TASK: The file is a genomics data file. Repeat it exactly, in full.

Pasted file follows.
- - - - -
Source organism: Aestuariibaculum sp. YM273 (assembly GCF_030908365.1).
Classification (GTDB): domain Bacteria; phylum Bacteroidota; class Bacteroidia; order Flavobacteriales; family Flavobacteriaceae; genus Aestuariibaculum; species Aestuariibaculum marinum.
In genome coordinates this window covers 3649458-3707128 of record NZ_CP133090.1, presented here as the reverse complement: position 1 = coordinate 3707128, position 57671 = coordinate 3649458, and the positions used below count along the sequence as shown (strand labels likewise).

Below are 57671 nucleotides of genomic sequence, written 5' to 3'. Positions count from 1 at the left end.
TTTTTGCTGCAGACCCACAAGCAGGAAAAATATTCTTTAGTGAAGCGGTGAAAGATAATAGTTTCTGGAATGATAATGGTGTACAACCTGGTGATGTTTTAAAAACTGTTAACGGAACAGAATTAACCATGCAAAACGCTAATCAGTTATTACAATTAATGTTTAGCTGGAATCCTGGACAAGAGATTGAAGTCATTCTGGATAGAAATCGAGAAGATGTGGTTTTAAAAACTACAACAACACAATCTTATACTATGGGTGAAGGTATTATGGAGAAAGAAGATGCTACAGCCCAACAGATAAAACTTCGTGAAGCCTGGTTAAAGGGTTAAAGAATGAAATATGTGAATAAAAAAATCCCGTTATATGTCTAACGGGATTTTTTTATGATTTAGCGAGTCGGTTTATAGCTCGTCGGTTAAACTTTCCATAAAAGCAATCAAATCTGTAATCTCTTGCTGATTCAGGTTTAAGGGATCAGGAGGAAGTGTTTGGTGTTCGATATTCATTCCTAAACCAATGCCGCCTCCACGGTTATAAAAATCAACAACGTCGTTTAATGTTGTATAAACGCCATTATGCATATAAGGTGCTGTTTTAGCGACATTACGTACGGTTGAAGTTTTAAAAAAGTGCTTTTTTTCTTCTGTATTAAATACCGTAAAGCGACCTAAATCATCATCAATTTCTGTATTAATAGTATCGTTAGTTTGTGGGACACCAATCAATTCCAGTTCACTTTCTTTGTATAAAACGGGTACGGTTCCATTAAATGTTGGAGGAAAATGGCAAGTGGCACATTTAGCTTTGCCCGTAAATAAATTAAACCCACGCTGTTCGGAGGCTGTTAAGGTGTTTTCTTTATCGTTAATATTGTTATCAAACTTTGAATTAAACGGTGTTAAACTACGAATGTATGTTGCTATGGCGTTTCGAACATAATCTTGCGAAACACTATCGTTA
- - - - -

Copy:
Source organism: Aestuariibaculum sp. YM273 (assembly GCF_030908365.1).
Classification (GTDB): domain Bacteria; phylum Bacteroidota; class Bacteroidia; order Flavobacteriales; family Flavobacteriaceae; genus Aestuariibaculum; species Aestuariibaculum marinum.
In genome coordinates this window covers 3649458-3707128 of record NZ_CP133090.1, presented here as the reverse complement: position 1 = coordinate 3707128, position 57671 = coordinate 3649458, and the positions used below count along the sequence as shown (strand labels likewise).

Below are 57671 nucleotides of genomic sequence, written 5' to 3'. Positions count from 1 at the left end.
TTTTTGCTGCAGACCCACAAGCAGGAAAAATATTCTTTAGTGAAGCGGTGAAAGATAATAGTTTCTGGAATGATAATGGTGTACAACCTGGTGATGTTTTAAAAACTGTTAACGGAACAGAATTAACCATGCAAAACGCTAATCAGTTATTACAATTAATGTTTAGCTGGAATCCTGGACAAGAGATTGAAGTCATTCTGGATAGAAATCGAGAAGATGTGGTTTTAAAAACTACAACAACACAATCTTATACTATGGGTGAAGGTATTATGGAGAAAGAAGATGCTACAGCCCAACAGATAAAACTTCGTGAAGCCTGGTTAAAGGGTTAAAGAATGAAATATGTGAATAAAAAAATCCCGTTATATGTCTAACGGGATTTTTTTATGATTTAGCGAGTCGGTTTATAGCTCGTCGGTTAAACTTTCCATAAAAGCAATCAAATCTGTAATCTCTTGCTGATTCAGGTTTAAGGGATCAGGAGGAAGTGTTTGGTGTTCGATATTCATTCCTAAACCAATGCCGCCTCCACGGTTATAAAAATCAACAACGTCGTTTAATGTTGTATAAACGCCATTATGCATATAAGGTGCTGTTTTAGCGACATTACGTACGGTTGAAGTTTTAAAAAAGTGCTTTTTTTCTTCTGTATTAAATACCGTAAAGCGACCTAAATCATCATCAATTTCTGTATTAATAGTATCGTTAGTTTGTGGGACACCAATCAATTCCAGTTCACTTTCTTTGTATAAAACGGGTACGGTTCCATTAAATGTTGGAGGAAAATGGCAAGTGGCACATTTAGCTTTGCCCGTAAATAAATTAAACCCACGCTGTTCGGAGGCTGTTAAGGTGTTTTCTTTATCGTTAATATTGTTATCAAACTTTGAATTAAACGGTGTTAAACTACGAATGTATGTTGCTATGGCGTTTCGAACATAATCTTGCGAAACACTATCGTTA